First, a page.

There’s a strong case to sit Aaron Rodgers this Sunday.
But there’s a stronger case to play him.
The Green Bay Packers are making the right call by playing Rodgers against the New York Jets in a meaningless game with both teams eliminated from the playoffs.
The argument to sit Rodgers is compelling: The Packers are investing more than $30 million a year in him, and his performance is vital to their prospects for the next several years. Why take any risk of serious injury by playing him in games that don’t matter?
If he tears his ACL, it would be catastrophic. He’d miss the entire offseason and probably wouldn’t be ready for Week 1 in 2019. So don’t take any chances. Just sit him.
It’s a valid point and deserves serious consideration. There surely are similar circumstances where it would be the right call.
More columns: Read commentary from columnist Pete Dougherty
But not here and not now.
The fact that Rodgers wants to play, and presumably has pushed hard to play, is a good sign. It speaks in part to his hypercompetitive nature. But that’s not the reason to play him.
The reason to play him — that decision rests with general manager Brian Gutekunst and team President and CEO Mark Murphy — is all about leadership and accountability. Rodgers was exactly right this week when he offered why he should play.
“If I want to be listened to and followed and looked up to,” Rodgers said, “how could I stand here and say that these games that don’t matter for playoffs, I’m going to cash it in?”
Yes, yes, yes, yes, yes.
Sitting Rodgers would send a terrible message to the locker room unless there’s a good injury reason to do so, as there was last year, when the Packers fell out of the playoff race after his return from a broken collarbone. They had to sit him then. It was clear watching him throw against Carolina he wasn’t fully recovered.
But Rodgers’ knee and groin injuries now aren’t of that nature. He has played without a knee brace for several weeks, and despite the groin strain from last Sunday he has been a full participant in practice all week. He’s healthy enough to play his game.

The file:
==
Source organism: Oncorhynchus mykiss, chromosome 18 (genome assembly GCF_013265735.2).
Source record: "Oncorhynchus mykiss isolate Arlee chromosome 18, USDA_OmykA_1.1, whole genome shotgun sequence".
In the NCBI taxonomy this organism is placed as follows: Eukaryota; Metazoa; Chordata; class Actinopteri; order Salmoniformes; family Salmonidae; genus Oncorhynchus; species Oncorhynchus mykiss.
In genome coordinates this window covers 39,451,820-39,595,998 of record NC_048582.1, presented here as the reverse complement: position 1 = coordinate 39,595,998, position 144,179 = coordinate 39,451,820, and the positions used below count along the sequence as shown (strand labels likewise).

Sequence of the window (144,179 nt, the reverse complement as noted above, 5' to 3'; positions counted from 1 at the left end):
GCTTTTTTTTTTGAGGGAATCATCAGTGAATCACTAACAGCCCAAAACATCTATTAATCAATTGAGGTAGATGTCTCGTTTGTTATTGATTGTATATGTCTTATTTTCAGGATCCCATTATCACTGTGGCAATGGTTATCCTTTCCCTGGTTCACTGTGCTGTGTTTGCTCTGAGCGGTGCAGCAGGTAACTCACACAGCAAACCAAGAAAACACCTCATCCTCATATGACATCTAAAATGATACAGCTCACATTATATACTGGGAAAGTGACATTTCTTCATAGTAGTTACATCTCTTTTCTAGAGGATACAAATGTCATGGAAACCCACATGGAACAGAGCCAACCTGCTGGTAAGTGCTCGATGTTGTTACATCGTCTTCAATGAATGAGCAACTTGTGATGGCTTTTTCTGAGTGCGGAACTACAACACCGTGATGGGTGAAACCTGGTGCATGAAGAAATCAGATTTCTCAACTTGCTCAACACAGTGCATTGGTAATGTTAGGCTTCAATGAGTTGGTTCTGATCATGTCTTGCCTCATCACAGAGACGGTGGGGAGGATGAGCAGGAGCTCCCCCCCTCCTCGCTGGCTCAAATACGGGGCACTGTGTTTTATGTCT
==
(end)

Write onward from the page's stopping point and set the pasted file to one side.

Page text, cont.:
To pay him the most lucrative contract in NFL history in August, watch him and the team have a subpar year, and then sit him the last two games now that the playoffs are out of reach? That would undermine Rodgers’ leadership going forward. He’s had, by the standards he’s set, a bad year. He needs to stick it out for himself and his teammates. This game is all about commitment and adversity, and quarterbacks set the tone for their teams. This isn’t about this year, it’s about next season, and the one after that, too.
So it was for Brett Favre back in 2005, when he had a bad year (70.9 rating) and the Packers finished 4-12. They were out of the playoffs by early December, yet Favre finished out the year.
More recently, in 2015 and '16 the New Orleans Saints were eliminated from the playoff hunt with three games left. Yet Drew Brees played all three games both years.
In 2015, the San Diego Chargers finished 4-12, yet Philip Rivers played every game. And in 2013 and '14, Atlanta finished 4-12 and 6-10, yet Matt Ryan finished out both seasons.
That helped their teams down the road.
While this is mainly about leadership and the locker room, let’s face it, Rodgers and his receivers need the work, too.
As the starter, Rodgers will get all the snaps in practice plus two games of live action to work with rookies Equanimeous St. Brown and Marquez Valdes-Scantling, and first-year tight end Robert Tonyan, among others. With the recurring timing and “detail” issues in the passing game this year, they need every snap with Rodgers they can get.
Yeah, the Packers’ new coach probably will run a new offense next season, but that won’t render these snaps worthless. There’s enough that’s universal in route running and non-verbal communication and chemistry to make the work valuable regardless of scheme.
Don’t get me wrong, the risk of playing Rodgers is real. I get that.
Others who want to sit him surely will add that the Packers are better off losing these games anyway for draft position. Protect Rodgers and maybe get higher picks. Fair enough.
But even if momentum doesn’t carry over from one season to the next — it doesn’t — there still are better reasons for starting Rodgers this week.
Teams need to see their quarterback is with them through thick and thin, and Rodgers and his receivers need the extra work to boot.
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